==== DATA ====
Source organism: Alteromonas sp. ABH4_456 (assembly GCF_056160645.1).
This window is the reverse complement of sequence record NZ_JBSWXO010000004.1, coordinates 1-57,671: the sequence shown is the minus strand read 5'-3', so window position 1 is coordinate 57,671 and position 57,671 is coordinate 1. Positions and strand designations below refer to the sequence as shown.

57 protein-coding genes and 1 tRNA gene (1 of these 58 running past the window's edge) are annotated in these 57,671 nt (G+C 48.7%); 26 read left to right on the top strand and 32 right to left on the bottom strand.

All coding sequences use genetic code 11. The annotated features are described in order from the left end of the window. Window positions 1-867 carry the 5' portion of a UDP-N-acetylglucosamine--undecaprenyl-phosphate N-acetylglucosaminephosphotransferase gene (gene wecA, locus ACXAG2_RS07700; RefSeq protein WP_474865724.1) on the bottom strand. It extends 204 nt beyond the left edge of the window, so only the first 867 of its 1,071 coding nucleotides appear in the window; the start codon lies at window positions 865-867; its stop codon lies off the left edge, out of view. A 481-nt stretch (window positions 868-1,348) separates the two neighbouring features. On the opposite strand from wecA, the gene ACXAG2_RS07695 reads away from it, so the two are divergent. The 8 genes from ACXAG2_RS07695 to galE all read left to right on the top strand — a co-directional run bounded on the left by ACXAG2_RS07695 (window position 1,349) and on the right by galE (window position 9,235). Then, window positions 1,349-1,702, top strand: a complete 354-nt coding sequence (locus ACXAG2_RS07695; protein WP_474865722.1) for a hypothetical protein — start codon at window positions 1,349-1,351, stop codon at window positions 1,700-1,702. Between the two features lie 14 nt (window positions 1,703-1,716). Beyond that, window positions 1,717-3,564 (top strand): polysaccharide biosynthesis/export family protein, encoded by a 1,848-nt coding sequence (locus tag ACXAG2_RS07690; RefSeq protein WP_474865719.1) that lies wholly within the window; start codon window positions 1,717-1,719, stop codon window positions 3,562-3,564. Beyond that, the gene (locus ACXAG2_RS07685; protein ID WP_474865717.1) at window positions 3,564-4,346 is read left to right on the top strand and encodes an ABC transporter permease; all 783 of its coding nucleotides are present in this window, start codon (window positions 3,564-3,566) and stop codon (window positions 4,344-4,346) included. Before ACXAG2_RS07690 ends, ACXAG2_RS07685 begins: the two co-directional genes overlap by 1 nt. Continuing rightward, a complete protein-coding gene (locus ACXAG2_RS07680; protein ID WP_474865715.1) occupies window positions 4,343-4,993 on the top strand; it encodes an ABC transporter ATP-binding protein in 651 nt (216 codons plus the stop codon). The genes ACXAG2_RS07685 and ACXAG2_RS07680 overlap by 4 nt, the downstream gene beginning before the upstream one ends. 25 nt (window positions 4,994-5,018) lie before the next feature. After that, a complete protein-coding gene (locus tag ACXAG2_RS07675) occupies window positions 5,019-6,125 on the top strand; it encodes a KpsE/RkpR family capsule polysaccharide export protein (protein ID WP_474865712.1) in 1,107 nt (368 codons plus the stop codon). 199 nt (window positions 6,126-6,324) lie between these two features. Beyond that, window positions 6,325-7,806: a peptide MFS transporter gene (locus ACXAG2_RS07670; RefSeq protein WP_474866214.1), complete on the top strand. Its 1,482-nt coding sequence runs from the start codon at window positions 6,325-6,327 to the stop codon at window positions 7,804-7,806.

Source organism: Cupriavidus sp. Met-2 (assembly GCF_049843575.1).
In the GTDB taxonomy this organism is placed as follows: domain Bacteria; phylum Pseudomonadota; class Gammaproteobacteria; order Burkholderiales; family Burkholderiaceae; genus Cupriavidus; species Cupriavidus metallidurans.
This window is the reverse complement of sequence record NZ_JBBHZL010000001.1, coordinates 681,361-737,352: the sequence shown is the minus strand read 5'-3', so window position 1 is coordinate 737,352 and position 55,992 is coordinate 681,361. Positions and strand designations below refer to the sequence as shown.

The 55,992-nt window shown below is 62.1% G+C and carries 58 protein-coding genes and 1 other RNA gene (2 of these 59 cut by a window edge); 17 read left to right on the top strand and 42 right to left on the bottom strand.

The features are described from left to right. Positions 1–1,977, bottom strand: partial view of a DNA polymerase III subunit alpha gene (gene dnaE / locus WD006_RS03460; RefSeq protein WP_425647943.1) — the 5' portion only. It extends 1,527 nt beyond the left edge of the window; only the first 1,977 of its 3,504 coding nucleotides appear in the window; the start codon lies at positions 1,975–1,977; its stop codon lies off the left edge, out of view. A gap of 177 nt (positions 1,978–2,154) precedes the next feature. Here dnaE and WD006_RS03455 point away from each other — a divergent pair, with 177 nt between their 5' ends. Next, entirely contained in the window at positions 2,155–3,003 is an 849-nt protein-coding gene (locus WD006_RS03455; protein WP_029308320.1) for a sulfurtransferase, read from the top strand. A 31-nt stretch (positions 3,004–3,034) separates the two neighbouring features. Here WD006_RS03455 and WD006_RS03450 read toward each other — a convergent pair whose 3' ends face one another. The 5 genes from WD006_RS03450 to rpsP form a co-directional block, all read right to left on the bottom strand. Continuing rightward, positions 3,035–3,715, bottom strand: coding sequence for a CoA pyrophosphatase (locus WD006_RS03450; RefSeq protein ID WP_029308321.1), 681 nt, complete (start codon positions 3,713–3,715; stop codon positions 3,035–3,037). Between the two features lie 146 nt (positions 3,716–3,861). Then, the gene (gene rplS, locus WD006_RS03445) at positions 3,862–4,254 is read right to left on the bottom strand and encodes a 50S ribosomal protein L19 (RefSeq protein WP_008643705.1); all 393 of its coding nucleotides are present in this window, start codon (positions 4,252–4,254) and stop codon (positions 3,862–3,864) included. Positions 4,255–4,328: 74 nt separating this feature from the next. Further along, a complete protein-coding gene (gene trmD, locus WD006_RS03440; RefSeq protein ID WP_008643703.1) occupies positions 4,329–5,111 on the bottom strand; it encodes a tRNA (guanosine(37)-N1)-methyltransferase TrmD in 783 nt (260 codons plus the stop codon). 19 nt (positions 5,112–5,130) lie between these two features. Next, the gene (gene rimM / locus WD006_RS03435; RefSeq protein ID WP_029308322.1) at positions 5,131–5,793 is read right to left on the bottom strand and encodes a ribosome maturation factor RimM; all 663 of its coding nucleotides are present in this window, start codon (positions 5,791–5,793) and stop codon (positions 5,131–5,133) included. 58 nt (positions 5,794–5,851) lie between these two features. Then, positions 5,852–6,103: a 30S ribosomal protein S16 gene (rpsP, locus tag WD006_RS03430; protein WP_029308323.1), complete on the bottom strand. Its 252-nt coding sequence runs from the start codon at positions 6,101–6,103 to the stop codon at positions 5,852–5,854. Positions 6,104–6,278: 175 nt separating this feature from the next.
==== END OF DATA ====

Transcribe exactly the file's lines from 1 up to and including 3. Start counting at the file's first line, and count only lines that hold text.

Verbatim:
Source organism: Alteromonas sp. ABH4_456 (assembly GCF_056160645.1).
This window is the reverse complement of sequence record NZ_JBSWXO010000004.1, coordinates 1-57,671: the sequence shown is the minus strand read 5'-3', so window position 1 is coordinate 57,671 and position 57,671 is coordinate 1. Positions and strand designations below refer to the sequence as shown.

57 protein-coding genes and 1 tRNA gene (1 of these 58 running past the window's edge) are annotated in these 57,671 nt (G+C 48.7%); 26 read left to right on the top strand and 32 right to left on the bottom strand.